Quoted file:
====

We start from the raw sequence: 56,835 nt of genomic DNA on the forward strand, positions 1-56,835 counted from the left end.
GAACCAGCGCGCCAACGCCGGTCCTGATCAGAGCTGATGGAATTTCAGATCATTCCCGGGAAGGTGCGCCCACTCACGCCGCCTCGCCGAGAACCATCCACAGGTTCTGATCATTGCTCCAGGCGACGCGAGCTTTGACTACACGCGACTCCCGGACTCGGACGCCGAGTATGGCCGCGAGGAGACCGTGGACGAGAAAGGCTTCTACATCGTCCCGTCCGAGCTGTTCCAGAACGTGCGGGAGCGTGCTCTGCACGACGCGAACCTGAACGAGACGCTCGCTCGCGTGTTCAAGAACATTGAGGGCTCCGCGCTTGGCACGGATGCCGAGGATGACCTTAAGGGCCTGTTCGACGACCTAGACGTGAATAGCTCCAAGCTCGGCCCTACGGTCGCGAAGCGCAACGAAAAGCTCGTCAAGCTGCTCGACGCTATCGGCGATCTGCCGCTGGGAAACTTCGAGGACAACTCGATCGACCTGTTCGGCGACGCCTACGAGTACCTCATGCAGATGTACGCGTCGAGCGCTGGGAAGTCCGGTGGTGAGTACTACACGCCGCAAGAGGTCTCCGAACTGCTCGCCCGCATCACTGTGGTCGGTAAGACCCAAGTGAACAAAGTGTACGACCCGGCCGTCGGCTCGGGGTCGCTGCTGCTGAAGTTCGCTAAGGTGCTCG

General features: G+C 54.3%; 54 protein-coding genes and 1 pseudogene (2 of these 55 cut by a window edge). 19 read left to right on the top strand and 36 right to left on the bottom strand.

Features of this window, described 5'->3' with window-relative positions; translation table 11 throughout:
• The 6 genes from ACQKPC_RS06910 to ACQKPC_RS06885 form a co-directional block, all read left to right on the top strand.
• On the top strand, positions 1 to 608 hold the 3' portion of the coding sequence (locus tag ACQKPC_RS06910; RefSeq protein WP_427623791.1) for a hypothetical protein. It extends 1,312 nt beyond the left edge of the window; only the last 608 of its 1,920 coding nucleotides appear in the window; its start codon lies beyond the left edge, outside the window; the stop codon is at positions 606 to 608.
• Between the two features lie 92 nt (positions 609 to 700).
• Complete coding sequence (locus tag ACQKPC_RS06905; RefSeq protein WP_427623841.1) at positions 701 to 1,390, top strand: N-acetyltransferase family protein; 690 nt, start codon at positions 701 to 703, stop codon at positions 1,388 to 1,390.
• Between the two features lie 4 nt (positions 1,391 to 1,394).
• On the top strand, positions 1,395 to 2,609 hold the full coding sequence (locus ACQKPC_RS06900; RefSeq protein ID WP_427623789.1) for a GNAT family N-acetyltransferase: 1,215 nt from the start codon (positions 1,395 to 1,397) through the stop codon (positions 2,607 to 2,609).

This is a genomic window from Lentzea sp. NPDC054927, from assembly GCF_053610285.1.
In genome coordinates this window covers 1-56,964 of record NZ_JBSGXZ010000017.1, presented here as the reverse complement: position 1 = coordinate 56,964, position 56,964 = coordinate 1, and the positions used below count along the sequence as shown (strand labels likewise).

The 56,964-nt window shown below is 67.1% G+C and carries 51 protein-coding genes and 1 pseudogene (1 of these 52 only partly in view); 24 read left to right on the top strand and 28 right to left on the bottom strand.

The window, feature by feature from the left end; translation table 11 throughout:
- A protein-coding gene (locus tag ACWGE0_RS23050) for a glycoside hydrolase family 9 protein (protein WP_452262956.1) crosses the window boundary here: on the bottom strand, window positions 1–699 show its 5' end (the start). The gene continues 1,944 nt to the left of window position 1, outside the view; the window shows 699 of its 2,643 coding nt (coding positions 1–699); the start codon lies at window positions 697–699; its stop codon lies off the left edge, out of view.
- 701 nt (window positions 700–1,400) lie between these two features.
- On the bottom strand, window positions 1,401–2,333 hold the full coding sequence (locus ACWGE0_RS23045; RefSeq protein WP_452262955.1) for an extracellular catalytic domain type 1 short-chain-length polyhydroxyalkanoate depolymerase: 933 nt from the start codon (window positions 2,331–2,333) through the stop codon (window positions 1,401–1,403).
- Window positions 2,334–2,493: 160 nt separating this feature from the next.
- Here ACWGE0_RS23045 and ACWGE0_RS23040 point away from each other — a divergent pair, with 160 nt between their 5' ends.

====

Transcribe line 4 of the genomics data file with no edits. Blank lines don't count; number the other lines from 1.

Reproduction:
Features of this window, described 5'->3' with window-relative positions; translation table 11 throughout: